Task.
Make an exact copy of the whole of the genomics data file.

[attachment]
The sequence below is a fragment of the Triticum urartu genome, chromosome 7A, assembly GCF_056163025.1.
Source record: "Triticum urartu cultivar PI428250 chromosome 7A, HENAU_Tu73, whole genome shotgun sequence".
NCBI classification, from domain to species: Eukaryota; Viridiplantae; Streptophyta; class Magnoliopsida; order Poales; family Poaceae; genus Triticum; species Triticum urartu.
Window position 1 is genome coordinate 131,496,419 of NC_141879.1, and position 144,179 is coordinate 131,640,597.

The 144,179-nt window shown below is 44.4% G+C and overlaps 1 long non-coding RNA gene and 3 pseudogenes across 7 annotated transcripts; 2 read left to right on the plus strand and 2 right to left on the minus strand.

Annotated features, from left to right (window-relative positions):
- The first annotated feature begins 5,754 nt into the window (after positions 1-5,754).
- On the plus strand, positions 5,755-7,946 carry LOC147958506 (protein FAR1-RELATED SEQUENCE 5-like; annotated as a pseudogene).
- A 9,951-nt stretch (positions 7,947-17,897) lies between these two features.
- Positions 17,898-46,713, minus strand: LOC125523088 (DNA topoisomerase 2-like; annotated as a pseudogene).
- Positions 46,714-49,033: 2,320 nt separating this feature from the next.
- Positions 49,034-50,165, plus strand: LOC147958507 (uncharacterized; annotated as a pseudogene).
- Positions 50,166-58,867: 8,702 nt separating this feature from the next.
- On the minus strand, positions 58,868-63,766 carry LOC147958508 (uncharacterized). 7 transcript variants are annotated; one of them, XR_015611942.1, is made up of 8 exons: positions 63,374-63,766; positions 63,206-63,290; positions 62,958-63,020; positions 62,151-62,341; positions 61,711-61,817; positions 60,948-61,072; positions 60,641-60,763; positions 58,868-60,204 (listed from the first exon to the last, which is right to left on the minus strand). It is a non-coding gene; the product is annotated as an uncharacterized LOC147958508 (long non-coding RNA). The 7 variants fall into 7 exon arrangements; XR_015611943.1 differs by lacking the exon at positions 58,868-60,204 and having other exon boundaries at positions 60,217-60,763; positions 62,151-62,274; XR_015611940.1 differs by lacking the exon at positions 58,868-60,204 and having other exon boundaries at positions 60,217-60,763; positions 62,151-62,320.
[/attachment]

The sequence below is a fragment of the Triticum urartu genome, chromosome 7A, assembly GCF_056163025.1.
Source record: "Triticum urartu cultivar PI428250 chromosome 7A, HENAU_Tu73, whole genome shotgun sequence".
NCBI classification, from domain to species: Eukaryota; Viridiplantae; Streptophyta; class Magnoliopsida; order Poales; family Poaceae; genus Triticum; species Triticum urartu.
Window position 1 is genome coordinate 131,496,419 of NC_141879.1, and position 144,179 is coordinate 131,640,597.

The 144,179-nt window shown below is 44.4% G+C and overlaps 1 long non-coding RNA gene and 3 pseudogenes across 7 annotated transcripts; 2 read left to right on the plus strand and 2 right to left on the minus strand.

Annotated features, from left to right (window-relative positions):
- The first annotated feature begins 5,754 nt into the window (after positions 1-5,754).
- On the plus strand, positions 5,755-7,946 carry LOC147958506 (protein FAR1-RELATED SEQUENCE 5-like; annotated as a pseudogene).
- A 9,951-nt stretch (positions 7,947-17,897) lies between these two features.
- Positions 17,898-46,713, minus strand: LOC125523088 (DNA topoisomerase 2-like; annotated as a pseudogene).
- Positions 46,714-49,033: 2,320 nt separating this feature from the next.
- Positions 49,034-50,165, plus strand: LOC147958507 (uncharacterized; annotated as a pseudogene).
- Positions 50,166-58,867: 8,702 nt separating this feature from the next.
- On the minus strand, positions 58,868-63,766 carry LOC147958508 (uncharacterized). 7 transcript variants are annotated; one of them, XR_015611942.1, is made up of 8 exons: positions 63,374-63,766; positions 63,206-63,290; positions 62,958-63,020; positions 62,151-62,341; positions 61,711-61,817; positions 60,948-61,072; positions 60,641-60,763; positions 58,868-60,204 (listed from the first exon to the last, which is right to left on the minus strand). It is a non-coding gene; the product is annotated as an uncharacterized LOC147958508 (long non-coding RNA). The 7 variants fall into 7 exon arrangements; XR_015611943.1 differs by lacking the exon at positions 58,868-60,204 and having other exon boundaries at positions 60,217-60,763; positions 62,151-62,274; XR_015611940.1 differs by lacking the exon at positions 58,868-60,204 and having other exon boundaries at positions 60,217-60,763; positions 62,151-62,320.